How To Choose Your First Guitar

How To Choose Your First Guitar

In Guitar Blog, Interviews and Insights, Music, Reviews and Gear by Craig Smith

The guitar is one of the most popular instruments. Whether you’re a child or an adult looking to learn to play the guitar, you must choose the right first guitar. Choosing, however, can sometimes be confusing and overwhelming. There are countless guitar styles available for both electric and acoustic guitars. When you walk into a musical instrument store, you can easily get lost in all the guitar brands, styles, and shapes. Shopping online is even more challenging because you need to know exactly what you’re looking for. 

There are so many instruments to choose from! This guide will help you choose the best guitar for beginners. There are many factors to consider before deciding, so let’s take a look.

Choosing The Type of Guitar

Depending on your personal preference, you can choose between an electric guitar, an acoustic guitar, or an acoustic-electric combo. These guitars are quite different from each other as they have different playability and sounds. With all three, the notes and chords are the same, but playing the notes, chords, and scales is, in fact, a different experience depending on the type of instrument. 

Electric Guitar

If you listen to modern music, you’ll realize that the electric guitar is the most commonly used. It could be the perfect guitar to start your learning journey with. On their own, electric guitars create a faint sound, but if you connect them to an amplifier, you can create an ample variety of sounds.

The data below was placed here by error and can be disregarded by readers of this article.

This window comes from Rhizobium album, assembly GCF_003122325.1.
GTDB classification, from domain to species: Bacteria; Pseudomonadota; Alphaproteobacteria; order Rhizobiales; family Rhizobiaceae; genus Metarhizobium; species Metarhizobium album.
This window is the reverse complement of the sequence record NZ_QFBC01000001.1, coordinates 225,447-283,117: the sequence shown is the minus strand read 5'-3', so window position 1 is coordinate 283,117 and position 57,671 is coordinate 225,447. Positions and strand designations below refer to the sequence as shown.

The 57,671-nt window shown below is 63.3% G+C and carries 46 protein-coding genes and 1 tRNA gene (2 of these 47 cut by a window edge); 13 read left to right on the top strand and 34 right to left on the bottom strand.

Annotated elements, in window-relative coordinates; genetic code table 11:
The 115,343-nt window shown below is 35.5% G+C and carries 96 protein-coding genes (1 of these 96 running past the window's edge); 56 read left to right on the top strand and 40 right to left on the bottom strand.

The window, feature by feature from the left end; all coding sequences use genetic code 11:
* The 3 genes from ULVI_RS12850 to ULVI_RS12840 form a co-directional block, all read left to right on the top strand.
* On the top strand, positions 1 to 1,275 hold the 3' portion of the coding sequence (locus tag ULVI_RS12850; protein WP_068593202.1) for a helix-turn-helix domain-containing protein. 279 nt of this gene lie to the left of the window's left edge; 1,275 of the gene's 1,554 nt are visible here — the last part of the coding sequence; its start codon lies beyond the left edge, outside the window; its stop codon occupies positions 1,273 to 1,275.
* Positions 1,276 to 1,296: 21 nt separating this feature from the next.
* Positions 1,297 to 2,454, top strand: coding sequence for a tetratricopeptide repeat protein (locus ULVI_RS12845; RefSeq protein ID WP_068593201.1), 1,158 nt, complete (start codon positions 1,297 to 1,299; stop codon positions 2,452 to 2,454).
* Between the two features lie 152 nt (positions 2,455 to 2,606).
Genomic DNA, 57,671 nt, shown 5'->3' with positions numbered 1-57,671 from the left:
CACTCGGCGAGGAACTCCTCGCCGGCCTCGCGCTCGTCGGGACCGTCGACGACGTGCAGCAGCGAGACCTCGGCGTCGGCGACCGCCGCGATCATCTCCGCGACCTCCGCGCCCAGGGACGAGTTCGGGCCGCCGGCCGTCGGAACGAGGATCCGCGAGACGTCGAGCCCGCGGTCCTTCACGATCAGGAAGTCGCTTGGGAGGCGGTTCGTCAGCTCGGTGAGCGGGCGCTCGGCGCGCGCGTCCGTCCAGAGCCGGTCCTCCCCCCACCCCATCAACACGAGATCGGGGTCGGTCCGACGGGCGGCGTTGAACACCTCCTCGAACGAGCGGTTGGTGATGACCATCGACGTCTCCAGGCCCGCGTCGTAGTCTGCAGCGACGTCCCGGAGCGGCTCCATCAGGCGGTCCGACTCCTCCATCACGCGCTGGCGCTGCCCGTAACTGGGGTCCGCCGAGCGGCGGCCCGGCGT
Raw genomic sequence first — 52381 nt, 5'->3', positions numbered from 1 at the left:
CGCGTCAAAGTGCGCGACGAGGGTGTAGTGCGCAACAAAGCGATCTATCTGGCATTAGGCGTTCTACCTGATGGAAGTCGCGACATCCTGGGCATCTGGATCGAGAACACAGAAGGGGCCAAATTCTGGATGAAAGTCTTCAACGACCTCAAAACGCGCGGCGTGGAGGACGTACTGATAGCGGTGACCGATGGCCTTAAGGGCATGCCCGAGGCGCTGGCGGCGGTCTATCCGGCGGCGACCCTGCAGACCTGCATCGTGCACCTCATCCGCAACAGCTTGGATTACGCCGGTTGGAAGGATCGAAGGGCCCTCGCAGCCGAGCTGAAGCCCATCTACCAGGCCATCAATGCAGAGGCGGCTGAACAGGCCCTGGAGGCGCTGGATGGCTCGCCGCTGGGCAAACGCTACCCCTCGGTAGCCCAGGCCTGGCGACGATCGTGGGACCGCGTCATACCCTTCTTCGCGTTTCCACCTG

If you want to play rock, pop, blues, country, and even R&B, the electric guitar is an excellent choice.

Here are some advantages:

  • Easy to play.
  • Available in all sizes.
  • Produces a large variety of tones.
  • Used in all genres of modern music.

Acoustic Guitar

When most people think of acoustics, they think of folk music. But, acoustic guitars are very versatile and produce many different sounds. Acoustics create a deep and rich sound without any amplification. They are most commonly used in country, folk, bluegrass, and soft music. 

If you want to begin learning the guitar on an acoustic, note that playing an acoustic is more challenging than electric. This is because the acoustic guitar’s neck is wider, and the strings are harder to press down. 

Here are some of the advantages:

  • Doesn’t need extra amplification.
  • Produces a bright, pleasant sound.
  • Cheaper because it doesn’t need an amp.
  • Can be used by singer-songwriters to compose their own music.

Acoustic Guitar

Acoustic-Electric Guitar

This is a combo guitar, a mix between the acoustic and the electric. The guitars sound like acoustics, but you can plug them in and amplify them, just like electrics. Because they have more features, these guitars are more expensive. You will get features such as an on-board equalizer which provides tone control.